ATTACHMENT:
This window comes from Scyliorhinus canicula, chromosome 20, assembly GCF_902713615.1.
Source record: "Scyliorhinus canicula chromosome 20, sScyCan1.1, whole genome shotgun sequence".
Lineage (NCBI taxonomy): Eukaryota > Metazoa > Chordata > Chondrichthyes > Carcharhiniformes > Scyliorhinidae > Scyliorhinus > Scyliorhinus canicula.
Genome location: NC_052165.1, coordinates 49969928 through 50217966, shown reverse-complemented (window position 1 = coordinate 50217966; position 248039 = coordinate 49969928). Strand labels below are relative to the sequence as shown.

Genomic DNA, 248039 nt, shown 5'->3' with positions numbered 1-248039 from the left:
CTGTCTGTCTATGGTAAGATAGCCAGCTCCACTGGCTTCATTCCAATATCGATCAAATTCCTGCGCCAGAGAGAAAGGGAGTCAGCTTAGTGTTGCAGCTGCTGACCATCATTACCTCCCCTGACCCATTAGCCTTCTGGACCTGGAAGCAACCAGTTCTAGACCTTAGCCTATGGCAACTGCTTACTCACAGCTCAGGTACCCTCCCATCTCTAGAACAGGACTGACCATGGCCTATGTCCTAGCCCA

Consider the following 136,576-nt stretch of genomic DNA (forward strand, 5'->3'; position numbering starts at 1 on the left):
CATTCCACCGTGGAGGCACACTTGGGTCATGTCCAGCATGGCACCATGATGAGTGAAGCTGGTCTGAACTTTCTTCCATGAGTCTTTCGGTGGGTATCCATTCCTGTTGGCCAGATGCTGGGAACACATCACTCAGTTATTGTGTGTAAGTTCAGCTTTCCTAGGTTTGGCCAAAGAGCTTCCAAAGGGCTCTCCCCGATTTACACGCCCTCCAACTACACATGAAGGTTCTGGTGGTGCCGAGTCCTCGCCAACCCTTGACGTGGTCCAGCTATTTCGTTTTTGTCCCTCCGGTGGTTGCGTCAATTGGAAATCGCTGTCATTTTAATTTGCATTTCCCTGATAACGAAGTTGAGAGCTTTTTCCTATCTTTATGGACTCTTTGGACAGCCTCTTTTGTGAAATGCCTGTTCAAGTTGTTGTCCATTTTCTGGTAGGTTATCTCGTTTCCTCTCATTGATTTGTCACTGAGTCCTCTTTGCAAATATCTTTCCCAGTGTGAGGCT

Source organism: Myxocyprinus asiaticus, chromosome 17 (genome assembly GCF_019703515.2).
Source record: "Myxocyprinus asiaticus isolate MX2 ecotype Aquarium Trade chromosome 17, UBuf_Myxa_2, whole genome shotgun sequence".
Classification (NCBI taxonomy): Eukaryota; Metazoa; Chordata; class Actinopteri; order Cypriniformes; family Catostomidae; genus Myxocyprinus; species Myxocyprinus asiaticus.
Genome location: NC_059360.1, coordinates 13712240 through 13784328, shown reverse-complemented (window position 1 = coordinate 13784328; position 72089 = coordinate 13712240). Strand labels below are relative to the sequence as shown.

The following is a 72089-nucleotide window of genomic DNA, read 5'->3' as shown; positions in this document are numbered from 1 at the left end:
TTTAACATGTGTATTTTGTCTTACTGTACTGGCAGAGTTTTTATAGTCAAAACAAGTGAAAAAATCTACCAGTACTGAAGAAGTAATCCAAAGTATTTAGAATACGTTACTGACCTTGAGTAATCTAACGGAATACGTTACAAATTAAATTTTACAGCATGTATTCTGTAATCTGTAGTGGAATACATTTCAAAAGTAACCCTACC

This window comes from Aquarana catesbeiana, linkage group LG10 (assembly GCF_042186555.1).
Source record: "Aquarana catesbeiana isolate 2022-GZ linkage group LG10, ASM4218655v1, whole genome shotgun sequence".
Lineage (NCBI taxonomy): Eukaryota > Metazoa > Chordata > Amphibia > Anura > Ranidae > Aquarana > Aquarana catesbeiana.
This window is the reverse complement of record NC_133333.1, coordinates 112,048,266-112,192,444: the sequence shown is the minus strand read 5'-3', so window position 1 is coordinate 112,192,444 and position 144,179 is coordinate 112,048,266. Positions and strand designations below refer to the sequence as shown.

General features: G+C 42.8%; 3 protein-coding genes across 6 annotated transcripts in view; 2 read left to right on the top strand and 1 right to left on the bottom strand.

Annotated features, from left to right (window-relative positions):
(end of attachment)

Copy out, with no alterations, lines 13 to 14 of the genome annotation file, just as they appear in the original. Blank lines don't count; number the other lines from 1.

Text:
The following is a 72089-nucleotide window of genomic DNA, read 5'->3' as shown; positions in this document are numbered from 1 at the left end:
TTTAACATGTGTATTTTGTCTTACTGTACTGGCAGAGTTTTTATAGTCAAAACAAGTGAAAAAATCTACCAGTACTGAAGAAGTAATCCAAAGTATTTAGAATACGTTACTGACCTTGAGTAATCTAACGGAATACGTTACAAATTAAATTTTACAGCATGTATTCTGTAATCTGTAGTGGAATACATTTCAAAAGTAACCCTACC